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Pediatric Pyogenic Granuloma Treatment & Management

  • Author: Brian Keene, DO; Chief Editor: Dirk M Elston, MD  more...
Updated: Feb 25, 2016

Medical Care

Oral and topical beta-blocker therapy has become first-line treatment for pediatric pyogenic granuloma (PG) because of good efficacy and minimal adverse effects.[27, 28] Khorsand et al report successful treatment of a 5-month-old child with pyogenic granuloma on the cheek with topical timolol 0.5% gel for 24 weeks without recurrence.[29] Wine et al describe similar results with topical timolol 0.5-2% 2-3 times daily for 12-24 weeks, and systemic propranolol at 2 mg/kg twice daily for 6 months, or until resolution of the lesion.[27] While the exact mechanism is unknown, beta-blockers are thought to inhibit vascular endothelial growth factor (VEGF) and modulate the growth of vascular tumors, resulting in apoptosis over a long course of treatment.

New treatment options may include topical treatment with imiquimod 5% cream. It is a synthetic imidazoquinoline heterocyclic amine that enhances, through cytokine induction, both the innate and acquired immune pathways, resulting in immunomodulating, antiviral, and antitumor effects.[30, 31, 32] Definitive data on its efficacy and safety on pediatric age groups are not established, but case reports describe its use in the treatment of molluscum contagiosum, anogenital warts, hemangiomas, and, recently, pyogenic granuloma.[33] Treatment results were satisfactory with minimal scarring, and adverse effects were similar to those observed in adult patients.[34]


Surgical Care

Treatment of pyogenic granulomas (PGs) most commonly consists of shave removal and electrocautery or surgical excision with primary closure.[35] Removal of the lesion is indicated for bleeding due to trauma, discomfort, cosmetic distress, and diagnostic biopsy. The lesion may be completely removed during biopsy.

In pediatric cases, a eutectic mixture of local anesthetics (EMLA) applied to the lesion and surrounding skin under an occlusive dressing for 1-2 hours prior to additional intralesional anesthesia may be of significant value.

For solitary lesions, a shave excision and electrocautery under local anesthesia is the treatment of choice. To provide an adequate cure rate, all vascular granulation tissue must be removed or cauterized.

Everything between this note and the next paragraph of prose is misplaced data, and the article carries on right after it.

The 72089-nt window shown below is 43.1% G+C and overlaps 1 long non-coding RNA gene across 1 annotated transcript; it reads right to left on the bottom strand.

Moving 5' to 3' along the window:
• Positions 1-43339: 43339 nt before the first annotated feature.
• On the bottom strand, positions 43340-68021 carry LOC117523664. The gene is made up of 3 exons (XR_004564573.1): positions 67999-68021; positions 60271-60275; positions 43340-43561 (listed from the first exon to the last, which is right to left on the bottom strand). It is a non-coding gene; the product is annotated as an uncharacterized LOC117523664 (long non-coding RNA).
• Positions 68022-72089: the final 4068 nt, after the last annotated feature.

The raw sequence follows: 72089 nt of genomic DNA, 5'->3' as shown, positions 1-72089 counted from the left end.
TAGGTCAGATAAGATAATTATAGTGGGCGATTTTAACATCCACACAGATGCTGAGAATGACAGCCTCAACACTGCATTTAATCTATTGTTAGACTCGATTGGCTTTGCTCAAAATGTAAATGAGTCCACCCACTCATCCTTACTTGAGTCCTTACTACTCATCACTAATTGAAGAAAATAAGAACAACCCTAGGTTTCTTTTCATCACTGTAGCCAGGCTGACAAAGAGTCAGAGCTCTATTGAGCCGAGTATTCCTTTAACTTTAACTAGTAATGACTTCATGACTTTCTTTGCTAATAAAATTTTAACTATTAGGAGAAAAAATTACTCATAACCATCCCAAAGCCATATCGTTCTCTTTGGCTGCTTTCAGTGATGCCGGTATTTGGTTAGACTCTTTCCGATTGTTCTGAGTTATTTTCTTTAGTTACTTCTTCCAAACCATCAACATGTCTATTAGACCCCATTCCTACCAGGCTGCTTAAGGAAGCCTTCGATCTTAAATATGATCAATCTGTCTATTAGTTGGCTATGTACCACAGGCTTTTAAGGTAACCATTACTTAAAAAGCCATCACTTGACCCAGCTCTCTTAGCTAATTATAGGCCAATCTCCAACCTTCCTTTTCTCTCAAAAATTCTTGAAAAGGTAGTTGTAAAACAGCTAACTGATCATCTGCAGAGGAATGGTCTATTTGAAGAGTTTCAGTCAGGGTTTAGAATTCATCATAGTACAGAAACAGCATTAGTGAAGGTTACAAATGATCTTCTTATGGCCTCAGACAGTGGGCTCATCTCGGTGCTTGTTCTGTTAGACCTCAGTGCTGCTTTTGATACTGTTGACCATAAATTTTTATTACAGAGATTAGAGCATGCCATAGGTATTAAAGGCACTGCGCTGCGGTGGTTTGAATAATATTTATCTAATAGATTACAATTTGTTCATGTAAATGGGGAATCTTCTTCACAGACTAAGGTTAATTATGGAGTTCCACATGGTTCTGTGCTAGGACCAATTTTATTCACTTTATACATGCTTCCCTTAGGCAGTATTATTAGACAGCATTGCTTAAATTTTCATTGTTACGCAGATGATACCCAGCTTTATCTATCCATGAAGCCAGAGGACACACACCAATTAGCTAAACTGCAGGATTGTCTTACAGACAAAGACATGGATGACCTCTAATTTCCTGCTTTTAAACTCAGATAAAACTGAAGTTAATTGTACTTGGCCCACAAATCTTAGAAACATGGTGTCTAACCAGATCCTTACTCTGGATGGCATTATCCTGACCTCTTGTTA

For large or recurrent lesions, surgical excision with primary closure may be more effective. One study reported a 43.5% recurrence rate in 23 lesions treated by shave (intradermal) excision and cautery or cautery alone. Lesions treated by full-thickness skin excision and linear closure did not recur.

Therapy with the pulsed-dye laser at vascular-specific 585 nm is very selective, usually requires no anesthesia, and produces excellent cosmetic results.[36, 37] The pulsed-dye laser works quite well for intraoral pyogenic granulomas, as observed in pregnant women. Although treatment is feasible, treatment during pregnancy is not necessary because the lesions may recur during the pregnancy and generally resolve with delivery. Various other lasers have also been shown to be effective in treating pyogenic granulomas.[38, 39, 40, 41]

Cryotherapy or silver nitrate therapy may be effective for very small lesions and exhibited a low overall recurrence rate (1.62%). However, if nonsurgical management is undertaken, cauterization with silver nitrate should be the first-line treatment.[30, 42, 43]



Consider referral to a dermatologist if the diagnosis is in doubt or if the availability of adequate therapy is questionable.

Contributor Information and Disclosures

Brian Keene, DO Resident Physician, Department of Family Medicine, Martin Army Community Hospital

Disclosure: Nothing to disclose.


Clark H Cobb, III, MD Assistant Professor of Family Medicine, Uniformed Services University of Health Sciences; Assistant Clinical Professor of Family Medicine, Philadelphia College of Osteopathic Medicine, Georgia Campus; Affiliate Faculty, Family Medicine Residency Program, Columbus Regional Medical Center; Lecturer, Hughston Sports Medicine Clinic